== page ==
The government must address the “clear power imbalance” in parts of the rental market, MPs said after their inquiry found tenants hesitate to complain about conditions such as excess cold, mould or faulty wiring.
The worst offending landlords should be hit with more robust penalties, with local authorities given the power to confiscate properties for the most serious offences, according to the committee.
In some areas up to 25 people could be found living in houses of just three-bedrooms, the inquiry found.
And in the lower end of the market where some 800,000 private rented homes have at least one major hazard, 200,000 tenants reported having been abused or harassed by a landlord, and 44% of tenants said a fear of retaliatory eviction would stop them from making a landlord complaint.
More power and resource for local authorities
The committee wants local authorities to have stronger powers and to be able to give harsher fines to crack down on unscrupulous practices.
MP Clive Betts, chair of committee, said: “The imbalance in power in the private rented sector means vulnerable tenants often lack protection from unscrupulous landlords who can threaten them with retaliatory rent rises and eviction if they complain about unacceptable conditions in their homes.
“Local authorities need the power to levy more substantial fines against landlords and in the case of the most serious offenders, ultimately be able to confiscate their properties.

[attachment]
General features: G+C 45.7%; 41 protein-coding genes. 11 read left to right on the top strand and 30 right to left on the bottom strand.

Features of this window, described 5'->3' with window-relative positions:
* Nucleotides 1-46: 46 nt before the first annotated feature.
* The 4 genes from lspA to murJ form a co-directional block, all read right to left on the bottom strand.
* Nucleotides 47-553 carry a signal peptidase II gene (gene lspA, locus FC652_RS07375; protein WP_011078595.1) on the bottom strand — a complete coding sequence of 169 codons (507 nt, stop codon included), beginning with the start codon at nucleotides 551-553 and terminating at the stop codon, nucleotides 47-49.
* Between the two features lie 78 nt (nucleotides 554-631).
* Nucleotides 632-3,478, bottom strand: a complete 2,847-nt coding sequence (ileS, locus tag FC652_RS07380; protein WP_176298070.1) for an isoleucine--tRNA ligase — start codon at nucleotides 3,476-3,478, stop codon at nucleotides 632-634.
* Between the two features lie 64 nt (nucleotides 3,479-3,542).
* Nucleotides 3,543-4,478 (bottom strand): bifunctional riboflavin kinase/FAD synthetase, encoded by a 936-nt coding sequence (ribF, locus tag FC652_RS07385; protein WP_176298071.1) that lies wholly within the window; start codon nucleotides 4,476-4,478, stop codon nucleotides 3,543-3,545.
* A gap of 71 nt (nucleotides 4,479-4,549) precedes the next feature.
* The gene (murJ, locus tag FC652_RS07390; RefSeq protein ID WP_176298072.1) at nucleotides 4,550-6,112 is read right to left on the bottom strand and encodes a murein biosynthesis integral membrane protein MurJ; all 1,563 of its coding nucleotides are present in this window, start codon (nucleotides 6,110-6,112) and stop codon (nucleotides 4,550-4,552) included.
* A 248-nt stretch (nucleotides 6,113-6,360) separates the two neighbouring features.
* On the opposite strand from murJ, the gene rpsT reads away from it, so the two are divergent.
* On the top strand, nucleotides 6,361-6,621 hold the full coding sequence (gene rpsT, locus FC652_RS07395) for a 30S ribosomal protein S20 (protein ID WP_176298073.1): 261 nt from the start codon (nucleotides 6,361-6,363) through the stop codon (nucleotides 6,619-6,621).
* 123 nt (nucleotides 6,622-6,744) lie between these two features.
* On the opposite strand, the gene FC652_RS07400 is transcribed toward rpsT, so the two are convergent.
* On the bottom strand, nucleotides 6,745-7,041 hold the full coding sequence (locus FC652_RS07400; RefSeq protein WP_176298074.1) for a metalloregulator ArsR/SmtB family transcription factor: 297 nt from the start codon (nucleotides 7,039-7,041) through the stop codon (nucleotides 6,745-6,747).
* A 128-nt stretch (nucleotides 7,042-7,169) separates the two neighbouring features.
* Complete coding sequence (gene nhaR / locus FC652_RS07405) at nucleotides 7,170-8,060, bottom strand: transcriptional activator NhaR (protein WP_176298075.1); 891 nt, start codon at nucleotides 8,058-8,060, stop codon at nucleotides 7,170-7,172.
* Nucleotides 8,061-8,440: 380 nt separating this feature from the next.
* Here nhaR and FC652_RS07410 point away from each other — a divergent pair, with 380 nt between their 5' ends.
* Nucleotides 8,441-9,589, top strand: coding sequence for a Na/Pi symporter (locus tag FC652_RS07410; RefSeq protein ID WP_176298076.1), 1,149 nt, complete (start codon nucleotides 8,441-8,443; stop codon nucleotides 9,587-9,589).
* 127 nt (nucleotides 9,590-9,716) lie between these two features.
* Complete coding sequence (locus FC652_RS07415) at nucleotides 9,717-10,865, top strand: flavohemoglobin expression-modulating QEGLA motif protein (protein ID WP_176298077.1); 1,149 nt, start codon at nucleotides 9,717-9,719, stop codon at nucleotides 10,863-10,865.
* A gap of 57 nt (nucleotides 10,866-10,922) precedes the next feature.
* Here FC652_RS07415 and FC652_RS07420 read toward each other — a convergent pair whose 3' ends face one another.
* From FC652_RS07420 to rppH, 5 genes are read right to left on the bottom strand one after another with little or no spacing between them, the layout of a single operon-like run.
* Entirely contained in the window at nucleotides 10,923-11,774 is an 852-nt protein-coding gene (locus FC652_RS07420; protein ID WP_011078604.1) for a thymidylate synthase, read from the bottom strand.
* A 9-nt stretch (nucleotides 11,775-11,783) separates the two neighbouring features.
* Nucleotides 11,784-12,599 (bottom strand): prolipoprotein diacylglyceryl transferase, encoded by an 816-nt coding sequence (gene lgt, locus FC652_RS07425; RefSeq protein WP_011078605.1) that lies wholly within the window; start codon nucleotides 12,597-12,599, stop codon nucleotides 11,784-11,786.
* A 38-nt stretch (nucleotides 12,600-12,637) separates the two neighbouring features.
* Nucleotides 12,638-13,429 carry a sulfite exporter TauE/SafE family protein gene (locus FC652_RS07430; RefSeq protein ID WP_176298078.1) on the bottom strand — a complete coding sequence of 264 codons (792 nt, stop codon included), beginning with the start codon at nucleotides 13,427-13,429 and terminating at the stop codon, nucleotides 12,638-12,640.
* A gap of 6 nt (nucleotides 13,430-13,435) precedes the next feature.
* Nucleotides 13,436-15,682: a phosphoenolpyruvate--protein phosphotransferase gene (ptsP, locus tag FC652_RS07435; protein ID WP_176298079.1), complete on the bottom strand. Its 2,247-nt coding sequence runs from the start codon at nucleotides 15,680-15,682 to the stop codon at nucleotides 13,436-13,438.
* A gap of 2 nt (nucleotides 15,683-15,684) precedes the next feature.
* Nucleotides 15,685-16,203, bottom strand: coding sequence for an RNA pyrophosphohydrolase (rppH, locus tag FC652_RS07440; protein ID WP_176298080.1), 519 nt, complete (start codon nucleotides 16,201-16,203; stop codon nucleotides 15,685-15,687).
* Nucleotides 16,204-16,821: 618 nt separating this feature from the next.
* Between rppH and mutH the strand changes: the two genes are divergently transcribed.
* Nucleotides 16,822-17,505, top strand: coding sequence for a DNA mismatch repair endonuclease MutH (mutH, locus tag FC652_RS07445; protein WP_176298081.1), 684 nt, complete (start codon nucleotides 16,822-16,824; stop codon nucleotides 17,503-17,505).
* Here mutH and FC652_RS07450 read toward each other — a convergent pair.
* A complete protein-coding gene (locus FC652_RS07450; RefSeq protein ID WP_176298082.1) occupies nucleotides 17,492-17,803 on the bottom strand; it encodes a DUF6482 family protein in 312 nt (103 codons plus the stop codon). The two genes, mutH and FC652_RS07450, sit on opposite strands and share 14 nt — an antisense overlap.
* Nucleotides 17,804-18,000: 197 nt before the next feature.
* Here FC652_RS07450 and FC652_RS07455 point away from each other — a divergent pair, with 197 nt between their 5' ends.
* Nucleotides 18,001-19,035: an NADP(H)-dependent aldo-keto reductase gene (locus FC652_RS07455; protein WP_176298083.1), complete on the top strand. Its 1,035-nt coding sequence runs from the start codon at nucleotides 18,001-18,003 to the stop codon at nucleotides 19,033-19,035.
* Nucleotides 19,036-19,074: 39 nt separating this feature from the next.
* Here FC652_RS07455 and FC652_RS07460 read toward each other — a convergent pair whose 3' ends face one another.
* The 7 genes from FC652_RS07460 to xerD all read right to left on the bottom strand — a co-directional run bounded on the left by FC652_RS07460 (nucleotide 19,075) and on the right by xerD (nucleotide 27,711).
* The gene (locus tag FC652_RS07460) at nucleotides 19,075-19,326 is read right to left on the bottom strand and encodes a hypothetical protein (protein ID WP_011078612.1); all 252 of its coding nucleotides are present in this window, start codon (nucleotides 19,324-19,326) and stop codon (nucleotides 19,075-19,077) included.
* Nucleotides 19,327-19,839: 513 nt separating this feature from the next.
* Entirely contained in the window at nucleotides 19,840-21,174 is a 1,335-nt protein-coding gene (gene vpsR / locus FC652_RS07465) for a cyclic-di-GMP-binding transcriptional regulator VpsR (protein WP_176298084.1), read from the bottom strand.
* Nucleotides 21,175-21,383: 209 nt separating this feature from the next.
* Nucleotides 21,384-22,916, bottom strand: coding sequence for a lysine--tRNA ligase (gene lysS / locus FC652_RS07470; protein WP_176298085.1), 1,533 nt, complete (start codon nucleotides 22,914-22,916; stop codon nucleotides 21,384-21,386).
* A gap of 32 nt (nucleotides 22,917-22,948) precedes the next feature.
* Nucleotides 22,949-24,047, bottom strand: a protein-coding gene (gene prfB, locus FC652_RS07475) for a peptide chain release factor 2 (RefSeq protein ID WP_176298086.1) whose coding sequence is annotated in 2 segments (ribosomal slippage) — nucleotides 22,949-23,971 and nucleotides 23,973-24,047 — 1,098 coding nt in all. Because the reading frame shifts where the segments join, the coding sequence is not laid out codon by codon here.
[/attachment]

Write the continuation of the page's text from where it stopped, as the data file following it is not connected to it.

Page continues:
“Such powers are however meaningless if they are not enforced and at the same time councils need more resources to carry out effective prosecutions.”
Responding to the report, Alan Ward, chair of the Residential Landlords Association said: “Tenants and good landlords are being let down by local authorities unable to properly enforce the powers they already have.
“RLA research has found that there are over 140 Acts of Parliament and more than 400 regulations affecting the private rented sector.
“While the MPs on the Committee call for greater powers to protect tenants when they raise complaints about standards in a property, the reality is that these protections already exist.
“The problem is that over-stretched councils simply do not have the resources to properly use such powers to protect tenants from the minority of landlords who are criminals and have no place in the sector.
“We therefore welcome calls by the committee for greater resources for local authorities and greater political leadership by them to root out criminal landlords.”